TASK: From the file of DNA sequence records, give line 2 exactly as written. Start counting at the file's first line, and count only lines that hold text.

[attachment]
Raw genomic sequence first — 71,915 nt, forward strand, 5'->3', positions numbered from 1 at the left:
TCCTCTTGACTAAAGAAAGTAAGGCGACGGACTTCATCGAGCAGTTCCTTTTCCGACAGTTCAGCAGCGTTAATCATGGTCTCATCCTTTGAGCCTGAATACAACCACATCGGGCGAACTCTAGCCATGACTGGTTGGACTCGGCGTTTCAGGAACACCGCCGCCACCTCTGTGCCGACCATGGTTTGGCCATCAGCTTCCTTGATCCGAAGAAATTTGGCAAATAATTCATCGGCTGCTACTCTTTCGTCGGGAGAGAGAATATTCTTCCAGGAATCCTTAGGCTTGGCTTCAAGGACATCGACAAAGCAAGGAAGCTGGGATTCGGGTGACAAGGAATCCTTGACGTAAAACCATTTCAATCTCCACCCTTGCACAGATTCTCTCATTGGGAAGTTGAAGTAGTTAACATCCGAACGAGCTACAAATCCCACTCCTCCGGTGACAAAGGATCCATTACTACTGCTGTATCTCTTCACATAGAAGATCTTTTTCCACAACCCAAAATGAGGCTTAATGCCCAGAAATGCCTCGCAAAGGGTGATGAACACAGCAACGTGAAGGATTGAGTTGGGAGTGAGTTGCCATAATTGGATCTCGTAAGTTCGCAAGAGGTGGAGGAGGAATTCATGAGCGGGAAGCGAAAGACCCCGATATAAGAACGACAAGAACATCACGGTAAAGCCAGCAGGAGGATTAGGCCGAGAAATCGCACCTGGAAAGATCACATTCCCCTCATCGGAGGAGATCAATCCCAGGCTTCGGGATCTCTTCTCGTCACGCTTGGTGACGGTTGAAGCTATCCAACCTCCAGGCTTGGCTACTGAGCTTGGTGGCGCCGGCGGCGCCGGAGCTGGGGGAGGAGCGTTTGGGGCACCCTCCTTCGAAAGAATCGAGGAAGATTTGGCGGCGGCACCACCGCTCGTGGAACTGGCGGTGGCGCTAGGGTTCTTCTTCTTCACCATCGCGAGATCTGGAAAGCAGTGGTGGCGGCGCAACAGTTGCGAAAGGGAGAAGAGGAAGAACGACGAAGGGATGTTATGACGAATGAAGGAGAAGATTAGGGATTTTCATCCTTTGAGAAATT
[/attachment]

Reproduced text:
TCCTCTTGACTAAAGAAAGTAAGGCGACGGACTTCATCGAGCAGTTCCTTTTCCGACAGTTCAGCAGCGTTAATCATGGTCTCATCCTTTGAGCCTGAATACAACCACATCGGGCGAACTCTAGCCATGACTGGTTGGACTCGGCGTTTCAGGAACACCGCCGCCACCTCTGTGCCGACCATGGTTTGGCCATCAGCTTCCTTGATCCGAAGAAATTTGGCAAATAATTCATCGGCTGCTACTCTTTCGTCGGGAGAGAGAATATTCTTCCAGGAATCCTTAGGCTTGGCTTCAAGGACATCGACAAAGCAAGGAAGCTGGGATTCGGGTGACAAGGAATCCTTGACGTAAAACCATTTCAATCTCCACCCTTGCACAGATTCTCTCATTGGGAAGTTGAAGTAGTTAACATCCGAACGAGCTACAAATCCCACTCCTCCGGTGACAAAGGATCCATTACTACTGCTGTATCTCTTCACATAGAAGATCTTTTTCCACAACCCAAAATGAGGCTTAATGCCCAGAAATGCCTCGCAAAGGGTGATGAACACAGCAACGTGAAGGATTGAGTTGGGAGTGAGTTGCCATAATTGGATCTCGTAAGTTCGCAAGAGGTGGAGGAGGAATTCATGAGCGGGAAGCGAAAGACCCCGATATAAGAACGACAAGAACATCACGGTAAAGCCAGCAGGAGGATTAGGCCGAGAAATCGCACCTGGAAAGATCACATTCCCCTCATCGGAGGAGATCAATCCCAGGCTTCGGGATCTCTTCTCGTCACGCTTGGTGACGGTTGAAGCTATCCAACCTCCAGGCTTGGCTACTGAGCTTGGTGGCGCCGGCGGCGCCGGAGCTGGGGGAGGAGCGTTTGGGGCACCCTCCTTCGAAAGAATCGAGGAAGATTTGGCGGCGGCACCACCGCTCGTGGAACTGGCGGTGGCGCTAGGGTTCTTCTTCTTCACCATCGCGAGATCTGGAAAGCAGTGGTGGCGGCGCAACAGTTGCGAAAGGGAGAAGAGGAAGAACGACGAAGGGATGTTATGACGAATGAAGGAGAAGATTAGGGATTTTCATCCTTTGAGAAATT